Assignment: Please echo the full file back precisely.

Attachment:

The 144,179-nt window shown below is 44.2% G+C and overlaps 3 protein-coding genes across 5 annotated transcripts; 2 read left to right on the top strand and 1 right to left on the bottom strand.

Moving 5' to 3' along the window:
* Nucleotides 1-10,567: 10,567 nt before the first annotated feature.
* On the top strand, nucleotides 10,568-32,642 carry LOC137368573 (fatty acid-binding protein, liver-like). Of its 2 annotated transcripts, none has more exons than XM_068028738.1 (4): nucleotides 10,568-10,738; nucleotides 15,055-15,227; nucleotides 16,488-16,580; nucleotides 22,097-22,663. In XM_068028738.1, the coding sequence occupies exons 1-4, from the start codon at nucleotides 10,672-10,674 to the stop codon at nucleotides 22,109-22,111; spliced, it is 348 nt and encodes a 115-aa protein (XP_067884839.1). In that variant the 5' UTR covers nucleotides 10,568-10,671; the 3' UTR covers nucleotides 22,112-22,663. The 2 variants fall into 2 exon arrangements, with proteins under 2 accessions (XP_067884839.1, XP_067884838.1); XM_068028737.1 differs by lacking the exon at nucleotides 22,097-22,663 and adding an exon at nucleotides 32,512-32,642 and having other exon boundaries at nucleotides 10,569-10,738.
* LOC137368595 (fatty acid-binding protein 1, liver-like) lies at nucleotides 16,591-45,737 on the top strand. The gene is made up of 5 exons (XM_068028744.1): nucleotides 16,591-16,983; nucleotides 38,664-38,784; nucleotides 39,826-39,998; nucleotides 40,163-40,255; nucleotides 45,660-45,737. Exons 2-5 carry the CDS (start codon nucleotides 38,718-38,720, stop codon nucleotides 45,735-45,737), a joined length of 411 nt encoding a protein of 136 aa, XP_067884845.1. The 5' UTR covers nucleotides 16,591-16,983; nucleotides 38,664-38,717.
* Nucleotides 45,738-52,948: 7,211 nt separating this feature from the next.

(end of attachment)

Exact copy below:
The 144,179-nt window shown below is 44.2% G+C and overlaps 3 protein-coding genes across 5 annotated transcripts; 2 read left to right on the top strand and 1 right to left on the bottom strand.

Moving 5' to 3' along the window:
* Nucleotides 1-10,567: 10,567 nt before the first annotated feature.
* On the top strand, nucleotides 10,568-32,642 carry LOC137368573 (fatty acid-binding protein, liver-like). Of its 2 annotated transcripts, none has more exons than XM_068028738.1 (4): nucleotides 10,568-10,738; nucleotides 15,055-15,227; nucleotides 16,488-16,580; nucleotides 22,097-22,663. In XM_068028738.1, the coding sequence occupies exons 1-4, from the start codon at nucleotides 10,672-10,674 to the stop codon at nucleotides 22,109-22,111; spliced, it is 348 nt and encodes a 115-aa protein (XP_067884839.1). In that variant the 5' UTR covers nucleotides 10,568-10,671; the 3' UTR covers nucleotides 22,112-22,663. The 2 variants fall into 2 exon arrangements, with proteins under 2 accessions (XP_067884839.1, XP_067884838.1); XM_068028737.1 differs by lacking the exon at nucleotides 22,097-22,663 and adding an exon at nucleotides 32,512-32,642 and having other exon boundaries at nucleotides 10,569-10,738.
* LOC137368595 (fatty acid-binding protein 1, liver-like) lies at nucleotides 16,591-45,737 on the top strand. The gene is made up of 5 exons (XM_068028744.1): nucleotides 16,591-16,983; nucleotides 38,664-38,784; nucleotides 39,826-39,998; nucleotides 40,163-40,255; nucleotides 45,660-45,737. Exons 2-5 carry the CDS (start codon nucleotides 38,718-38,720, stop codon nucleotides 45,735-45,737), a joined length of 411 nt encoding a protein of 136 aa, XP_067884845.1. The 5' UTR covers nucleotides 16,591-16,983; nucleotides 38,664-38,717.
* Nucleotides 45,738-52,948: 7,211 nt separating this feature from the next.